A former Chief of Army Staff, retired Lt.-Gen. Oyeabo Ihejirika, has told an FCT High Court that he is not involved with the Boko Haram Sect.
He told the court on Thursday that he fought the Boko Haram sect using his commanders in the field.
Ihejirika sued Nduka Obaigbena, Leaders and Company Limited, and Stephen Davis, an Australian who claimed to be a hostage negotiator working for the release of Nigerian women taken hostage by the Boko Haram sect at Chibok, Borno State in 2014.
The former army boss is claiming N100bn for damages from the defendants for defamation in the interview granted by Davis to Arise TV and then published in ThisDay newspaper.
He also asked for a perpetual injunction restraining the defendants from further defamatory comments concerning him.
Ihejirika wants the defendants to publish a full retraction and apology in the front page of ThisDay newspaper for the said false and libellous publication.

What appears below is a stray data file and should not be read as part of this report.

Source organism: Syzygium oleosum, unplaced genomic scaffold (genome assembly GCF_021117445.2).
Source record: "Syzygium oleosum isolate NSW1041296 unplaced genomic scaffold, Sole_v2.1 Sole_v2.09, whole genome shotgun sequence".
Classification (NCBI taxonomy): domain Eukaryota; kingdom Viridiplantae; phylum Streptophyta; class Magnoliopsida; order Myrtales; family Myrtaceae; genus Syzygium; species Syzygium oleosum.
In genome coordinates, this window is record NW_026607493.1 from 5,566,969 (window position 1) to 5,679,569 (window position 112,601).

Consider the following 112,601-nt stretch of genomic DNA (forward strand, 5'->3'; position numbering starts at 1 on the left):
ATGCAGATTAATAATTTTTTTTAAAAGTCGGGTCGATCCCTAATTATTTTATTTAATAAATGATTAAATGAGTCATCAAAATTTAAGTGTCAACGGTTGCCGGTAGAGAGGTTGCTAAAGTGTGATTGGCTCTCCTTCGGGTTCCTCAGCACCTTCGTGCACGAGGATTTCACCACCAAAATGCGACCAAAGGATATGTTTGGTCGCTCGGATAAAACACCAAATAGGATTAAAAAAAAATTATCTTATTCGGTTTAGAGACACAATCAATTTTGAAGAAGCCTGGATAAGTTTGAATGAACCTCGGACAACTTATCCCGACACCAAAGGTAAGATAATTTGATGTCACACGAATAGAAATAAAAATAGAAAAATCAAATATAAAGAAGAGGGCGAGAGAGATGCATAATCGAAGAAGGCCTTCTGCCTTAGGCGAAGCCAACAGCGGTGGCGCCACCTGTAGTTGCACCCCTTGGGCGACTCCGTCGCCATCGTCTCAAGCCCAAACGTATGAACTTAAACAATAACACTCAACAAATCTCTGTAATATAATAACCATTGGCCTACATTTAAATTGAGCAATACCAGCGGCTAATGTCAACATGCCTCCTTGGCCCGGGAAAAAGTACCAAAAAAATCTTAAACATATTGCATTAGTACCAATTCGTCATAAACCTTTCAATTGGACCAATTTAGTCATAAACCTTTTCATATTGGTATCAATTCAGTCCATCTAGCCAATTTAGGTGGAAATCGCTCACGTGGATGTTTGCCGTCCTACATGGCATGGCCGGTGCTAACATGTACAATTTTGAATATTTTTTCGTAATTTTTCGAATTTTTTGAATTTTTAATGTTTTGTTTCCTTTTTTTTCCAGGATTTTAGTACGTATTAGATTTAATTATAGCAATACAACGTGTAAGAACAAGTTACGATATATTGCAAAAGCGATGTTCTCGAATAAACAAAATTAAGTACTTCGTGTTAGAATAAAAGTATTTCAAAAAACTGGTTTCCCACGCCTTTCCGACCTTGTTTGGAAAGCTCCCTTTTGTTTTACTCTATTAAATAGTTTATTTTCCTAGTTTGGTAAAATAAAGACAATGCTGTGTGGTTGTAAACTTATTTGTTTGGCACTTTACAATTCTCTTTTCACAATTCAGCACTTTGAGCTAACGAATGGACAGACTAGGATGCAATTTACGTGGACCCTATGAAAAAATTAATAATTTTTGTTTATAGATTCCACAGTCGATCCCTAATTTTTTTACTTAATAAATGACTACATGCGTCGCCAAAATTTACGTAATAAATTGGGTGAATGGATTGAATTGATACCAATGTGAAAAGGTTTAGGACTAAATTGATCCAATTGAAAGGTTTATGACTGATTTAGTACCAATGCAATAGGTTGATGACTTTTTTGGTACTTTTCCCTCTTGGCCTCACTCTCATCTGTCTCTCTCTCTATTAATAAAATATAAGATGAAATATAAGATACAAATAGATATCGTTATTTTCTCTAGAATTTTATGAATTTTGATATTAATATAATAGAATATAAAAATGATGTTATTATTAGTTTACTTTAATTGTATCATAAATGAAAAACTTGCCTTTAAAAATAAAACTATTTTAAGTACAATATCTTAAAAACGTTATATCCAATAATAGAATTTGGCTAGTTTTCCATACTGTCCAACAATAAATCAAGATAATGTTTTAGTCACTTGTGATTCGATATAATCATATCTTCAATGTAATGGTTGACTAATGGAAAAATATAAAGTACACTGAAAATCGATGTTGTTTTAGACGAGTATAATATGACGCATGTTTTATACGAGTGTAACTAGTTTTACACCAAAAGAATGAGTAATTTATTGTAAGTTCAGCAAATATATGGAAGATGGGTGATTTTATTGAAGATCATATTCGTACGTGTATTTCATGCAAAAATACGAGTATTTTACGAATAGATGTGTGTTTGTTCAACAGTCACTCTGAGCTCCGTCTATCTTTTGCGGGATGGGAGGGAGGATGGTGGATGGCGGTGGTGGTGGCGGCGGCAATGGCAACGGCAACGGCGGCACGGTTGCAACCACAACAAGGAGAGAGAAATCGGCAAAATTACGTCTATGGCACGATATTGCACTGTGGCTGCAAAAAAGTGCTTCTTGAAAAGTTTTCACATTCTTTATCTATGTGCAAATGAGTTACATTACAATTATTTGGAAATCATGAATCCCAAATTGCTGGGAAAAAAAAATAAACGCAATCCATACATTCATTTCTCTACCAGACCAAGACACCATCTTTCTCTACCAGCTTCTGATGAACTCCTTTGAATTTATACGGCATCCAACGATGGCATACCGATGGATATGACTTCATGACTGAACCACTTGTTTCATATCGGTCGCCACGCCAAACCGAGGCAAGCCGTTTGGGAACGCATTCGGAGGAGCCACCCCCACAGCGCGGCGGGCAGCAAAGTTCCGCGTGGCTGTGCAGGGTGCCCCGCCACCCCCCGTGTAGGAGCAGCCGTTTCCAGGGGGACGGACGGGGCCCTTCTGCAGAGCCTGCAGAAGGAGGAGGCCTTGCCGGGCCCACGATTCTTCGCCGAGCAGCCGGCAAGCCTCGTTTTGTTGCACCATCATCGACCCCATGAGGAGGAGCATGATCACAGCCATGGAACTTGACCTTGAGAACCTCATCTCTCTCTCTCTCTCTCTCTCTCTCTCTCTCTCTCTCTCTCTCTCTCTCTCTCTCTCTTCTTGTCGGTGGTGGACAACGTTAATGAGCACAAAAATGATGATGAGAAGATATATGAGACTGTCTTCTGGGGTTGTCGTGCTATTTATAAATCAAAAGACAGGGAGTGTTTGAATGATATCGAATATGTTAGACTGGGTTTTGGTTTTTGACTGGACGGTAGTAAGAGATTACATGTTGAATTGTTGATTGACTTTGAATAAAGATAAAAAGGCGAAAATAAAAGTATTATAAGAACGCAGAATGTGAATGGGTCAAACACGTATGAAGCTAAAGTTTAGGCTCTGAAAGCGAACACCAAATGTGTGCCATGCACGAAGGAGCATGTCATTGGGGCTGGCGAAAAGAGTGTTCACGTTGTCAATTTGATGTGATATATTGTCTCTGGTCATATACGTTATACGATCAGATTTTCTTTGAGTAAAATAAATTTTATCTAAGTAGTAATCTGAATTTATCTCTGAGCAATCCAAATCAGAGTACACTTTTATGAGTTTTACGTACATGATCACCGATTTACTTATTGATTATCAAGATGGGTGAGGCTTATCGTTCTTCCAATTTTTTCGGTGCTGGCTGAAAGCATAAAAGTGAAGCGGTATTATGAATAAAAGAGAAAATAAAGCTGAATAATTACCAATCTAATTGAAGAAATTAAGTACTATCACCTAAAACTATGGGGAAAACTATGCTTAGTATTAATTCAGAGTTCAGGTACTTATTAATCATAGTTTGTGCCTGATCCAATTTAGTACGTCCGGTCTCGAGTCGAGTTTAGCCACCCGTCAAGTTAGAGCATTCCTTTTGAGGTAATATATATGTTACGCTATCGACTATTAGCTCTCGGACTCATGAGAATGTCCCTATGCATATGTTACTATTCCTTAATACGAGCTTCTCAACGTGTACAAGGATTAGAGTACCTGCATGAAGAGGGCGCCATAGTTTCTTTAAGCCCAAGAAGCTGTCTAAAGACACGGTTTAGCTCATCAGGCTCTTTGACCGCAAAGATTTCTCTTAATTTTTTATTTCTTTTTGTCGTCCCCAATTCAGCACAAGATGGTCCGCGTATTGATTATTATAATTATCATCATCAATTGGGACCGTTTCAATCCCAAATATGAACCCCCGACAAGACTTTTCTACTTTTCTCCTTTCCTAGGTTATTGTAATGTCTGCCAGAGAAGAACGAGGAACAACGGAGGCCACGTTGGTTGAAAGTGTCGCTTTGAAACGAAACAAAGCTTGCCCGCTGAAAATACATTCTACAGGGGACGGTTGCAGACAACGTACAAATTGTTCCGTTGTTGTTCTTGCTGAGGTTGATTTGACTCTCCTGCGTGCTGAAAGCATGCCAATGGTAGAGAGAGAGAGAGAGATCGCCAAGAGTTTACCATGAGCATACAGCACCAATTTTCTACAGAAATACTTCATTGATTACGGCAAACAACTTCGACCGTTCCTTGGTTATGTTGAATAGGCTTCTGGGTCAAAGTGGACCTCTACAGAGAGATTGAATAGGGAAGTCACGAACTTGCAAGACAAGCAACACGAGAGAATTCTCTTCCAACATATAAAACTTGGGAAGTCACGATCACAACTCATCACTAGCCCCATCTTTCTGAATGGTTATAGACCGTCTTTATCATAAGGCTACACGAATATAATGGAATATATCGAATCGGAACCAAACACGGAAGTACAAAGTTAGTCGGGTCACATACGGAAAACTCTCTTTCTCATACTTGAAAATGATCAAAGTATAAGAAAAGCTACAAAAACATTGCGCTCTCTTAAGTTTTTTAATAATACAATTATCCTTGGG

Ihejirika, who was cross examined by counsel for the defendants, Frank Chude, said that Boko Haram were terrorists and the Nigerian Army is fighting the group.
On whether his duties as a General is of public consumption, Ihejirika said he was a public figure and issues related to him were for public consumption.
The former COAS said he did not have personal issues with Boko Haram but fought them as terrorists.
He admitted that he had heard the tape of the interview and that his name was not mentioned.
But Ihejirika said he was the only Chief of Army Staff that retired in January 2014 as mentioned in the tape.
He also said he had never granted ThisDay newspaper any interview but had read the said publication when his attention was drawn to it.
His Counsel, A.B. Anachebe (SAN), had raised objection that his client would not answer the question by the defence if the story published in ThisDay newspaper about Ihejirika was true.
Anachebe said the question and false publication were the reasons they were in court.
Justice Valentine Ashi adjourned the case till November 2 and 3, 2016 for continuation of cross examination and defence.